Can the Chinese educational system embrace creativity and innovation?


\nThere was a fascinating cover story in the New York Times Magazine on Sunday (the article runs about 10 pages, so be forewarned!), in which Ann Hulbert examined the changing goals and dimensions of the Chinese educational system. For the first time ever, the Chinese are now looking to incorporate elements like innovation, flexibility, and creative thinking into the curriculum. Anyway, one of the drivers of this transformational change turns out to be a young Chinese-born Harvard student, who set up a special summer exchange program in China to help up-and-coming Chinese high school students tap into new notions of success (grades aren't everything! up with fun and freedom!).


What caught my attention was the fact that the American and Chinese educational systems appear to be going in the opposite directions. While Americans are really getting into rigorous testing and a renewed emphasis on science and math, the Chinese are learning to downplay testing and are emphasizing things like innovation:

"...Some prominent government officials have grown concerned that too many\nstudents have become the sort of stressed-out, test-acing drone who\nfails to acquire the skills — creativity, flexibility, initiative,\nleadership — said to be necessary in the global marketplace. "Students\nare buried in an endless flood of homework and sit for one mock\nentrance exam after another, leaving them with heads swimming and eyes\nblurred," lamented former Vice Premier Li Lanqing in a book describing\nhis efforts to address the problem. They arrive at college exhausted\nand emerge from it unenlightened — just when the country urgently needs\na talented elite of innovators, the word of the hour. A recent report\nfrom the McKinsey consulting firm, "China’s Looming Talent Shortage,"\npinpointed the alarming consequences of the country’s so-called\n"stuffed duck" tradition of dry and outdated knowledge transfer:\ngraduates lacking "the cultural fit," language skills and practical\nexperience with teamwork and projects that multinational employers in a\nglobal era are looking for.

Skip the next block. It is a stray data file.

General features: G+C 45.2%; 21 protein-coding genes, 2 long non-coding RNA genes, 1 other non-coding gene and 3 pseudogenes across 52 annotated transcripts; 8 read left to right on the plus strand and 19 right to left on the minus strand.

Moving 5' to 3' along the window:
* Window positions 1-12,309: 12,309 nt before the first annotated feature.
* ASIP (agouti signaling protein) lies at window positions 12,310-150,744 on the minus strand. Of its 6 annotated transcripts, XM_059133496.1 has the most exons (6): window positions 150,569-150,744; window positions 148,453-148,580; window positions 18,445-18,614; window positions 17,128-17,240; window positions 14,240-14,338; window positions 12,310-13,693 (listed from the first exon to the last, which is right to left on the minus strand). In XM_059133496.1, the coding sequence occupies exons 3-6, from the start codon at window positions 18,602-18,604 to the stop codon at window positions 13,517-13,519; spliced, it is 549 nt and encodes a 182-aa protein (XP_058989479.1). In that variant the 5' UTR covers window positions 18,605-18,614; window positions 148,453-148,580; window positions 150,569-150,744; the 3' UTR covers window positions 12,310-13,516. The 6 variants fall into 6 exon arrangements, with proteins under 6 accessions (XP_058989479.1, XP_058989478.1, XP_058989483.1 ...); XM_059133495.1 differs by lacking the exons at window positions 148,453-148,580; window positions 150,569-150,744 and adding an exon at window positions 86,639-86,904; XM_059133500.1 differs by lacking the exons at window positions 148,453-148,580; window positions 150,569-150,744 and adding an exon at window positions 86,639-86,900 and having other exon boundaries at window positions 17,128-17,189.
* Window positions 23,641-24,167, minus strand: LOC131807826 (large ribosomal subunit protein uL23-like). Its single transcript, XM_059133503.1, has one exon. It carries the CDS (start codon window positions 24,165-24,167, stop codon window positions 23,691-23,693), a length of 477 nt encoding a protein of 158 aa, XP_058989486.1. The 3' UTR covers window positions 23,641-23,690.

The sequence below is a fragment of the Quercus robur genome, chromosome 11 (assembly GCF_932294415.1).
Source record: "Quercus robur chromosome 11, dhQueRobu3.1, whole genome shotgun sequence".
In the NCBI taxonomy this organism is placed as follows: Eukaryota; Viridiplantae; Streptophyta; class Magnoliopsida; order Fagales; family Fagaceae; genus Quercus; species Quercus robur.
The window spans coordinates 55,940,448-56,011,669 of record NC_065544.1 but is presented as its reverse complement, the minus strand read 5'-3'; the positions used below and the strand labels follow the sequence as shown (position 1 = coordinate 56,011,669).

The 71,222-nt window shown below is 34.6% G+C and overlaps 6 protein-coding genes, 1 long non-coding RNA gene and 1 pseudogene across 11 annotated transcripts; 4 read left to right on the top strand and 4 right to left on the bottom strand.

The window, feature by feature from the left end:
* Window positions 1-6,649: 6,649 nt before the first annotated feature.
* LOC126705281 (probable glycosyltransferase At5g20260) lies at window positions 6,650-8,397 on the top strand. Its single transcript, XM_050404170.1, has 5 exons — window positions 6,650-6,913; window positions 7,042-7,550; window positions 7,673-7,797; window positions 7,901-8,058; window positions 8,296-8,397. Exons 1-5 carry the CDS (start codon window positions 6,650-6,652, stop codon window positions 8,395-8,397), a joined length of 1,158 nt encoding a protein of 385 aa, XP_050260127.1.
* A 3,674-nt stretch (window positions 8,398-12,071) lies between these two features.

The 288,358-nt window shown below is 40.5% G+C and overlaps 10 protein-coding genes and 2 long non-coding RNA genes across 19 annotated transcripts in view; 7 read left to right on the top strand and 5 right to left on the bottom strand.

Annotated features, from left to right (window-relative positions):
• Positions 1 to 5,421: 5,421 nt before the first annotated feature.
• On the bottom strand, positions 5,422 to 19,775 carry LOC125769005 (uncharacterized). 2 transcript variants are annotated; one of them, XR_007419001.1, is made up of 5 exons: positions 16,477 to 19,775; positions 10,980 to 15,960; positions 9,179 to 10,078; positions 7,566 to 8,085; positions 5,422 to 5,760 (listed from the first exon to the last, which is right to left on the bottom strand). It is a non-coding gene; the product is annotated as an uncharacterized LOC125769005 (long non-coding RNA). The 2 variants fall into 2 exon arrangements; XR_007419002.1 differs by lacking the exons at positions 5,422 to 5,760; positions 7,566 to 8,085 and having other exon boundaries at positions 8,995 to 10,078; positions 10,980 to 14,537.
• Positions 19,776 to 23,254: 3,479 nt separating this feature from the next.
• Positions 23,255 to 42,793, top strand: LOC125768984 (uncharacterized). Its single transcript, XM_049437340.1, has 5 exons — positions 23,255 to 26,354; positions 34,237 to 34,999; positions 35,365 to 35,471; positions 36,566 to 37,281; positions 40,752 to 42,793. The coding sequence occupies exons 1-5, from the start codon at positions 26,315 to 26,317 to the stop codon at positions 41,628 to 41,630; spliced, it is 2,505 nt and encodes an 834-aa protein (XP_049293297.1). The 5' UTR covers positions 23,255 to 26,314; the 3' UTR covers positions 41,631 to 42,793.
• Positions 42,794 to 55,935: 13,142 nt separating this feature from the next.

Even as American educators seek to emulate Asian pedagogy — a\ntest-centered ethos and a rigorous focus on math, science and\nengineering — Chinese educators are trying to blend a Western emphasis\non critical thinking, versatility and leadership into their own\ntraditions. To put it another way, in the peremptorily utopian style\ntypical of official Chinese directives (as well as of educationese the\nworld over), the nation’s schools must strive "to build citizens’\ncharacter in an all-round way, gear their efforts to each and every\nstudent, give full scope to students’ ideological, moral, cultural and\nscientific potentials and raise their labor skills and physical and\npsychological aptitudes, achieve vibrant student development and run\nthemselves with distinction." Meijie’s rise to star student reflects a\nmuch-publicized government call to promote "suzhi jiaoyu" — generally\ntranslated as "quality education," and also sometimes as "character\neducation" or "all-round character education." Her story also raises\nimportant questions about the state’s effort, which has been more\ngenerously backed by rhetoric than by money. The goal of change is to\nliberate students to pursue more fulfilling paths in a country where\njobs are no longer assigned; it is also to produce the sort of flexibly\nskilled work force that best fits an international knowledge economy."

[image: New York Times Magazine]

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